Tolerance for ambiguity is not a trait we are born with, it is something we learn over time, through experience in ultimately solving problems successfully. The senior designers in our studio had years of practicing this skill and use it intuitively on a daily basis. We assumed all designers worked the same way. What we didn’t take into account is that this skill is underdeveloped, possibly nonexistent, in most junior designers.
Now that the mystery was solved, what next? How do you go about teaching someone to tolerate ambiguity and even relish the “not knowing” state before the riddle is solved? Can it even be taught? I believe so.
It starts with how managers can help. Designers need time to absorb things, to explore a range of possibilities and to cultivate their ideas. Start by providing a thorough design brief so they have the necessary details to fully grasp the assignment. I’m not a big fan of group brainstorming sessions where others can influence and inhibit one’s thought process. They’ll be ready to discuss their ideas once they’ve had adequate time to do their own conceptualizing.
It’s imperative that you make creatives comfortable with the idea of sharing their findings. Establish in-studio project boards, Pinterest boards, white walls and the like so that others can see what you’ve discovered. Collections of images and ideas can initiate provocative discussions and uncover fresh avenues to explore. Be mindful of what others add to the mix and stay receptive to their contributions and comments. Explaining and defending your ideas will help verify your commitment to them.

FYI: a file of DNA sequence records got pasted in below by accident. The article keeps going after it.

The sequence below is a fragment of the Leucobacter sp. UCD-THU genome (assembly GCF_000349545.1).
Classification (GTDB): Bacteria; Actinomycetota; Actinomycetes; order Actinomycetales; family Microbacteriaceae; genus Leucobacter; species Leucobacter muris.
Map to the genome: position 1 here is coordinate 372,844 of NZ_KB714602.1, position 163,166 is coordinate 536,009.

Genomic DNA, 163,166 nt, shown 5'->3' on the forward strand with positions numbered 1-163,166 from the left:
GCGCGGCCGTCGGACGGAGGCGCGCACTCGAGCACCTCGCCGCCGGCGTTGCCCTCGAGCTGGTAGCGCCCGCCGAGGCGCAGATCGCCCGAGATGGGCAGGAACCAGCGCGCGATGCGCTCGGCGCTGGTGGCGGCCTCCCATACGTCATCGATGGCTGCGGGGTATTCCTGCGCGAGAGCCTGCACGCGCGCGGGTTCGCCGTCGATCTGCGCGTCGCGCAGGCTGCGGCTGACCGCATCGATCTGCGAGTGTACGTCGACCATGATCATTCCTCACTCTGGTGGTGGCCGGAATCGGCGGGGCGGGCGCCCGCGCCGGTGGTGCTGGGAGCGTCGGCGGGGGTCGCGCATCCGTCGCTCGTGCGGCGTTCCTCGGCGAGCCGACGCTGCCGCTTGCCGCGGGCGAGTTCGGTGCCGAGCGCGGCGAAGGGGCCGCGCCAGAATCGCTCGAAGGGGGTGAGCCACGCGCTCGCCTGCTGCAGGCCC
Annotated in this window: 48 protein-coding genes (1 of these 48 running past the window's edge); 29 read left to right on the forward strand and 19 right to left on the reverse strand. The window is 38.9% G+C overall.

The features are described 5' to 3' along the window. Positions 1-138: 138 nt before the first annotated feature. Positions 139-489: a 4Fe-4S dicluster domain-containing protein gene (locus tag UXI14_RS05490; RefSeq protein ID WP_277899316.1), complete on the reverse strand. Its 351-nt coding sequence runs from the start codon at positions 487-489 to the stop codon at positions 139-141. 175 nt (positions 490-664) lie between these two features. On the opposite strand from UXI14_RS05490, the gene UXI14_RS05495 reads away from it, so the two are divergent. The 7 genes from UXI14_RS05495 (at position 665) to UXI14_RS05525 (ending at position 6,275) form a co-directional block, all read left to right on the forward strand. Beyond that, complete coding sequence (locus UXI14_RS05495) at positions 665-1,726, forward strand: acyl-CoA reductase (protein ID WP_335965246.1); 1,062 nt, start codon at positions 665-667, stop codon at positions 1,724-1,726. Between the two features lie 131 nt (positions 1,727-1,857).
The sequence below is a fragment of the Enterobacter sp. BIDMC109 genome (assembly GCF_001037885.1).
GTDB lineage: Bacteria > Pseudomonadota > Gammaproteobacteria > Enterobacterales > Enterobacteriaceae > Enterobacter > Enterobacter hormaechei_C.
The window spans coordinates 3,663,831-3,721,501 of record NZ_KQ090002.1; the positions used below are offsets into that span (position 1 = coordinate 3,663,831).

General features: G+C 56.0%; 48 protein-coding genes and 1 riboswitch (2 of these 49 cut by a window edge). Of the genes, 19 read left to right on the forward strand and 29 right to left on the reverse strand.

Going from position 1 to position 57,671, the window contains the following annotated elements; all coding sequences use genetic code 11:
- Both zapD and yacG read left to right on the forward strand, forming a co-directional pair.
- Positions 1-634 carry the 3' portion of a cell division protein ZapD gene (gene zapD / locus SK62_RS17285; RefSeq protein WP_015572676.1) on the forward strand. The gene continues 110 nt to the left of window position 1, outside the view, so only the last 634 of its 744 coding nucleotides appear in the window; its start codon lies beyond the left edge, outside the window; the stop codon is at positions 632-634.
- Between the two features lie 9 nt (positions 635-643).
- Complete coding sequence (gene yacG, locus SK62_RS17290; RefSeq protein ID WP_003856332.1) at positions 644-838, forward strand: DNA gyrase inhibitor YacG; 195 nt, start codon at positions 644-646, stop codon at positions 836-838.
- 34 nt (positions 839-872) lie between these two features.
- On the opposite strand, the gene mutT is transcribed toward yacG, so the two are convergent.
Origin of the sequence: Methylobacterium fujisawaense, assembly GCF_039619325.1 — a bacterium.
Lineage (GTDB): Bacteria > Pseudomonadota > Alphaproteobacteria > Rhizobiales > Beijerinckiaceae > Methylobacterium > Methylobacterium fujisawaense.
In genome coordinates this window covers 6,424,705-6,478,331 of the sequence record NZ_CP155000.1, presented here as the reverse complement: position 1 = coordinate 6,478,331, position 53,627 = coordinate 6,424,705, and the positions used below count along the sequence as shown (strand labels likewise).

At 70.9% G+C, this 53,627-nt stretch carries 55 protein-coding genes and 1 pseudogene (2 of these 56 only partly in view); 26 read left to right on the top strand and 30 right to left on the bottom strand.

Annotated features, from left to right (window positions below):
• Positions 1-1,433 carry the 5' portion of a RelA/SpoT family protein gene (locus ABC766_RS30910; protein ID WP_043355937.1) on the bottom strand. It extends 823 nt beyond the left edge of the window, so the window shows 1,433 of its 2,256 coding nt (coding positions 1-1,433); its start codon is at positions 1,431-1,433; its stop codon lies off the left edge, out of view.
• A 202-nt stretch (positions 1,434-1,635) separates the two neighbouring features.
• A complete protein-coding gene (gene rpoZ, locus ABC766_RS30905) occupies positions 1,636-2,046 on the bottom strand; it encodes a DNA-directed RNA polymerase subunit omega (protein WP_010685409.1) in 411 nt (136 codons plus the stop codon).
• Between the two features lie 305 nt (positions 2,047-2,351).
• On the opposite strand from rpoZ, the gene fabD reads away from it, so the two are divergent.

Help designers get used to the fact that feeling unsettled is good. During the exploratory phase, they should remain impartial to all that they discover. Keep group meetings open and positive—no room for naysayers. Remind everyone to take time to digest and contemplate ideas that at first seem outside their comfort zone. Like archeologists, keep digging for more. You can start to make sense of the findings once it’s all unearthed. Don’t be intimidated by the confusion; with time and consideration, the pieces will start to fall into place.
As visual people, designers can help themselves become more comfortable with the exploratory phase by creating pictures of their thought processes and ideas. Mind mapping enables you to document your investigations and expose unforeseen connections. There are a variety of ways to mind map—using words only, incorporating images and sketches, purchasing a mind-mapping software program. Take the time to create a style you are comfort-able with. Your ideas need to reside somewhere other than inside your head. Let them out.
Most important, stay flexible. Ideas are meant to change and evolve—nothing is written in stone. Consider fresh viewpoints, multiple viewpoints and opposing viewpoints. See where they lead you. The creative process is about curiosity and discovery. Remaining flexible is ultimately a sign of confidence—confidence to know when your ideas are strong and to admit when they are weak.
Developing a tolerance for ambiguity is, at its core, a personal undertaking. However, there are external factors that impact its growth. It helps to be in the company of designers, art directors and creative directors who value its importance. And working in an open-minded environment, where your ideas are encouraged and respected, makes a big impact. Improving this skill takes time, but it’s an investment worth making, for all involved.
Canadian book publisher Robert Fitzhenry may have put it best when he said, “Uncertainty and mystery are energies of life. Don’t let them scare you unduly, for they keep boredom at bay and spark creativity.” You can wait for a person to tell you the answer to a riddle, but wouldn’t you rather experience the satisfaction of deciphering it on your own?